A coalition of environmental groups say G20 members are not backing their rhetoric on climate and clean energy with the appropriate financing. File photo by Kevin Dietsch/UPI. | License Photo
July 5 (UPI) -- The world's leading economies are skewing their financial strength toward fossil fuels even as the rhetoric shifts to renewables, environmental groups said.
More than 20 heads of state and government representatives arrive Friday in Hamburg for the 12th summit for members of the G20 economic bloc. In the past, members endorsed a toolkit for renewable energy development, energy efficiency and tackling climate change.
A report released by Oil Change International, Friends of the Earth U.S., the Sierra Club and WWF European Policy Office found public financing for fossil fuels from G20 members averaged $71.8 billion per year even as most affirm their support for the international Paris climate agreement.
"These countries have been talking out of both sides of their mouths," Nicole Ghio, a senior international campaign representative at the Sierra Club, said in a statement. "It's unconscionable that any nation would continue to waste public funds on fossil fuels when clean energy sources like wind and solar are not only readily available but are more cost-effective and healthier for families and communities across the globe."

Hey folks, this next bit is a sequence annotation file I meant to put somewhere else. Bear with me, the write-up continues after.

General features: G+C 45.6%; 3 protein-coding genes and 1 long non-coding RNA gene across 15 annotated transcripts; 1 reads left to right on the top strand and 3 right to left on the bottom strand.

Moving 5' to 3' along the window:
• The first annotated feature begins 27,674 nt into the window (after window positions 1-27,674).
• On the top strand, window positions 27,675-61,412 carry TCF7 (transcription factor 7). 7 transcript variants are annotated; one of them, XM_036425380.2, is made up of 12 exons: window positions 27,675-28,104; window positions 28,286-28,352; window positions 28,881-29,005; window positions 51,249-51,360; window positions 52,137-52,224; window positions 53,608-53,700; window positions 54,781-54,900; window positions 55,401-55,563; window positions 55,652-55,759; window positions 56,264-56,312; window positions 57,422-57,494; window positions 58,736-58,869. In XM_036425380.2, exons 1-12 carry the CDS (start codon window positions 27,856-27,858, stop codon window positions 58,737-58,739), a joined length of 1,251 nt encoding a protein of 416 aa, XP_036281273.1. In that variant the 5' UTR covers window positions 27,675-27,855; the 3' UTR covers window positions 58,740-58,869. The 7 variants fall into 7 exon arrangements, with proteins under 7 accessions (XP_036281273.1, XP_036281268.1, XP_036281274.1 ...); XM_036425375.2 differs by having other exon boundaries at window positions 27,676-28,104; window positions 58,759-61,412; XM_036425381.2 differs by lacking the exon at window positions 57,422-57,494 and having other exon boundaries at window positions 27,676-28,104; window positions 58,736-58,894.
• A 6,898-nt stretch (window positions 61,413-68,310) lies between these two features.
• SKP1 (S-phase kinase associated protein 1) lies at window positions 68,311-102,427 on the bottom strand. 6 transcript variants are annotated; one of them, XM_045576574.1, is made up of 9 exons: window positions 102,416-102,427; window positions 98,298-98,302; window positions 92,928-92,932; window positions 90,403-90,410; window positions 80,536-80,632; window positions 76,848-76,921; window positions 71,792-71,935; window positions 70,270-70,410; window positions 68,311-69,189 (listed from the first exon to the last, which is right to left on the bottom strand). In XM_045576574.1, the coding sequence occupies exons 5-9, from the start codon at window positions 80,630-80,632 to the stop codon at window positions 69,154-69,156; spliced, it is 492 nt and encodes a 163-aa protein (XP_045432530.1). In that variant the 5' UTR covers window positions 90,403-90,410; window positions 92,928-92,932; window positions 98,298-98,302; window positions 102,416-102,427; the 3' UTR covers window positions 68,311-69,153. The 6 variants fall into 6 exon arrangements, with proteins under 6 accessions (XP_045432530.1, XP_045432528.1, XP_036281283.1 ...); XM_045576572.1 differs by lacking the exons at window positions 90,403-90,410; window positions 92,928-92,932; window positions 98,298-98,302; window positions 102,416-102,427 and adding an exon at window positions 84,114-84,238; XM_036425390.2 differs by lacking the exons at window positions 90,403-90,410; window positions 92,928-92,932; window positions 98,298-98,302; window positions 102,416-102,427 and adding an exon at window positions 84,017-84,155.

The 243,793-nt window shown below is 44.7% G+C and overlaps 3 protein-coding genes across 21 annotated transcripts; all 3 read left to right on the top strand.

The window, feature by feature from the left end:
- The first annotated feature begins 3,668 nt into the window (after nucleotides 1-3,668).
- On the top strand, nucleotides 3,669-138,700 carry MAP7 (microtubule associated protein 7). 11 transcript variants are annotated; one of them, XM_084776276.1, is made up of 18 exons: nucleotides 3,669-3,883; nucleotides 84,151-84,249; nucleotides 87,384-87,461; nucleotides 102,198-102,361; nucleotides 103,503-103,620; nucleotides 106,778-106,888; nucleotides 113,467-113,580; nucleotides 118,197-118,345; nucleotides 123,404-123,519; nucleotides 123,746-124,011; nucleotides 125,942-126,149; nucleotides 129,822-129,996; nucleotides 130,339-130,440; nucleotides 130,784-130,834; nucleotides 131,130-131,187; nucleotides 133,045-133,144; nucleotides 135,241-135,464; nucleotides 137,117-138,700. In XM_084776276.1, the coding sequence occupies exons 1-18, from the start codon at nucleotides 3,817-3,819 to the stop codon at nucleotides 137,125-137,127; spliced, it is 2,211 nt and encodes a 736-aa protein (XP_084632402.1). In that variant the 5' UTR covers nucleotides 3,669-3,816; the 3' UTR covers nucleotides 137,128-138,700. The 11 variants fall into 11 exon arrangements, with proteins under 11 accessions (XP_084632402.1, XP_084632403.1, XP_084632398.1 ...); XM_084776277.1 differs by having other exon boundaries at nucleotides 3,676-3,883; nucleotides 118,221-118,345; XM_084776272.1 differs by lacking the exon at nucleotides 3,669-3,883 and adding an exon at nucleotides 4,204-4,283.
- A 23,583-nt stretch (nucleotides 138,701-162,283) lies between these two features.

The G20 accounts for about 85 percent of global GDP and 80 percent of the emissions of carbon dioxide, a harmful greenhouse gas. In a May, the Organization for Economic Cooperation and Development found the net impact of pro-climate policies for the G20 would be about 1 percent for GDP by 2021. According to OECD Secretary-General Angel Gurria, there is "no economic excuse" not to act on climate change initiatives.
The report from the coalition of environmental groups found that about 15 percent of the collective support from overseas development agencies, multilateral banks and export credit agencies went to back clean energy development.
Host-country Germany accounts for nearly 23 percent of all emissions tied to fossil fuels in the European Union, though it has one of the region's greener economies. Eurostat, the record-keeping arm of the EU, reported a preliminary bloc-wide estimate for carbon dioxide emissions from fossil fuels declined 0.4 percent compared with last year. The United States, the largest economy in the G20, started the process under President Donald Trump to pull out of the Paris agreement, though state and local leaders have since made pledges to support the effort.